It should come as no surprise that concerns over China and Hong Kong stocks, and their impact on the global markets, pushed the Thomson Reuters’ Post-Venture Capital Index (PVCI) to its lowest level in 14 months.
The PVCI, which has now fallen three consecutive months, ended August at 859.35, a 7.45 percent drop, or 69.2 points, from the previous month.
The figure at the end of August is the lowest monthly mark for the PVCI since June 2014 when it stood at 877.65.
At the end of August, the index was comprised of 505 companies. Of the stocks tracked, only 131 advanced in value during the month while 374 declined. The number of companies in the index rises and falls, depending on new issues or as the companies fold or are acquired. Also, companies remain in the index for only 10 years.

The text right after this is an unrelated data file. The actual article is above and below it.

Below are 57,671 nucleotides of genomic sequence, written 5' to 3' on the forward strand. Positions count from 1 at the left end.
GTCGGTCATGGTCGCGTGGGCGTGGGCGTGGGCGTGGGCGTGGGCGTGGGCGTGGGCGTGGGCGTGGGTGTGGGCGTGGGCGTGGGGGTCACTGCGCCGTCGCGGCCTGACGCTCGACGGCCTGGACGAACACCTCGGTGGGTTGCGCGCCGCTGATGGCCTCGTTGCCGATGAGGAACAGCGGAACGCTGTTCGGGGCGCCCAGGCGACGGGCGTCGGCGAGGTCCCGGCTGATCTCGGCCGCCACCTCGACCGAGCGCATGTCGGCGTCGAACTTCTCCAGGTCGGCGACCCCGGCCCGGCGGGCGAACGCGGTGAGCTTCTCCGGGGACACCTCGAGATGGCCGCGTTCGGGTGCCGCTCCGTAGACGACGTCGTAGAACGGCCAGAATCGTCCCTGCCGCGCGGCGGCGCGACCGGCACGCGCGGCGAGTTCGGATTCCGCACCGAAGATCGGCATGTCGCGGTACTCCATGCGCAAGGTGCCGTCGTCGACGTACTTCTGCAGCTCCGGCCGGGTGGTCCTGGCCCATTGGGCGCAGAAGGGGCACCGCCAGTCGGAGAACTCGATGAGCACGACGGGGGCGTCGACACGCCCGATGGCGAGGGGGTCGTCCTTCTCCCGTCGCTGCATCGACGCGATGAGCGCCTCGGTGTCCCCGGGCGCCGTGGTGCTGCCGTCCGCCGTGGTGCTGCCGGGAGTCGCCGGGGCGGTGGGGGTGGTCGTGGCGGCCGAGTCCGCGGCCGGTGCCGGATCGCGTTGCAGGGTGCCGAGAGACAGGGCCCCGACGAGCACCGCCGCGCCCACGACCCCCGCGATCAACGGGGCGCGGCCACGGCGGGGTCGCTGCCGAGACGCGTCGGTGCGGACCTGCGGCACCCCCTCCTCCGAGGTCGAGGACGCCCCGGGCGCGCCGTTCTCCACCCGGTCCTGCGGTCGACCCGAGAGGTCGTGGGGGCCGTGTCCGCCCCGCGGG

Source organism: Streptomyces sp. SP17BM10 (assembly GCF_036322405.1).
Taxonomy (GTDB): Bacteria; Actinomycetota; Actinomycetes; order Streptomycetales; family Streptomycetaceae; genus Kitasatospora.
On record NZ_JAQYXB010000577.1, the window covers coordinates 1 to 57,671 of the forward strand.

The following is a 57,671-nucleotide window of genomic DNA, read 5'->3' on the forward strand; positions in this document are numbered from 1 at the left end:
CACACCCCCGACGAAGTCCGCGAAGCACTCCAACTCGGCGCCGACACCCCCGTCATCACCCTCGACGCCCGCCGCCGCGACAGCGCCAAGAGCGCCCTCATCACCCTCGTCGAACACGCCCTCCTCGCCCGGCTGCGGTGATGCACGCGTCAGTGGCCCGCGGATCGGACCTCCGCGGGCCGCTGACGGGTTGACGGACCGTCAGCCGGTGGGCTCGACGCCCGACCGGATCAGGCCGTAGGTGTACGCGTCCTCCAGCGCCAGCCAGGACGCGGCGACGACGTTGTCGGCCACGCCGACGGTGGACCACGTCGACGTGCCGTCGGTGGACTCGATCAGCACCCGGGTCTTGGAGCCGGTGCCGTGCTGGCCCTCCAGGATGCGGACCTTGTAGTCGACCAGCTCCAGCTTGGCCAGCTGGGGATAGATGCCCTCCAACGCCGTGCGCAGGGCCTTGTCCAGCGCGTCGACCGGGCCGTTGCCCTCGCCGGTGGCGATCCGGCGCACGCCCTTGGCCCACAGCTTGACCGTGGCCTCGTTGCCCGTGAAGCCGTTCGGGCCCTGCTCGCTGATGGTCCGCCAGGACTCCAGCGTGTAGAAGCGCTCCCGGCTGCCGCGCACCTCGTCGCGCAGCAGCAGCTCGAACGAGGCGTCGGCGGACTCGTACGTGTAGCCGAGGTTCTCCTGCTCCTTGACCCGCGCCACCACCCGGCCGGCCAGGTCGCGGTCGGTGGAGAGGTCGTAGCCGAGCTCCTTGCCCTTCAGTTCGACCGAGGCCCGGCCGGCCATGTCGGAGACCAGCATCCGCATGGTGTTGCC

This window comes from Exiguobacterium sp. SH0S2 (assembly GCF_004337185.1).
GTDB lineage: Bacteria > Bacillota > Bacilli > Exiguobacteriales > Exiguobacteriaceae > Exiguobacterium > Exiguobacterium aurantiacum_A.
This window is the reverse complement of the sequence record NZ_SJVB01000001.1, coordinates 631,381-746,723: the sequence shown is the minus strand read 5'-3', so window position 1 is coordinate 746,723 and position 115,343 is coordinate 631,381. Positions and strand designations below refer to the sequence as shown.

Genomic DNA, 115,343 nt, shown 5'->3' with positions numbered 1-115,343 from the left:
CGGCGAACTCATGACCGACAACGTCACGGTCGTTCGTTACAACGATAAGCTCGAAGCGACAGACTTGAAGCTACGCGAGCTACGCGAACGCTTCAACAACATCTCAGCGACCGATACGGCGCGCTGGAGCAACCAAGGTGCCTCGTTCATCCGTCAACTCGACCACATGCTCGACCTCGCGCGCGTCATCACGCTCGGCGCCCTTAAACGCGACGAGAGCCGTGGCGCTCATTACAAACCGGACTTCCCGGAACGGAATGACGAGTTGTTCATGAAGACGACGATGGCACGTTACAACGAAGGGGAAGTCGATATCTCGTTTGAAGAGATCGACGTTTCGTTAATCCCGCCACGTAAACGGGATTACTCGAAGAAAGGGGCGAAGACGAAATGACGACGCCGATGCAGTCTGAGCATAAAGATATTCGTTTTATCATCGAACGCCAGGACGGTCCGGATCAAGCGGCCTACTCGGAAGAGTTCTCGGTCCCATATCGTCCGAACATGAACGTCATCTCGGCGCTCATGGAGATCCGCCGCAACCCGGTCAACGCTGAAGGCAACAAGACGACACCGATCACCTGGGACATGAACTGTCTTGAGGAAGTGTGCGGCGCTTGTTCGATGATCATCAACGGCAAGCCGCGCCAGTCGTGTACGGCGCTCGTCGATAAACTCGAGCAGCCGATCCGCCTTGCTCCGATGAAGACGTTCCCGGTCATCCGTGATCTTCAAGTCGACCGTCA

A total of 98 of the declining stocks were companies in the computer software and services sector. The most advancers came from biotech, which saw 25 of the stocks gain in value.
What is the PVCI?
The PVCI tracks VC-backed stocks beginning at the time when they go public. It is a market-valued index that measures the performance of public stocks of companies that have raised financing.
Companies remain in the index for 10 years from the IPO date or until price data is no longer available, they are acquired or removed from a publicly traded exchange.
The index is calculated daily and does not take into account dividends. It began in January 1986 with an initialized index value of 100.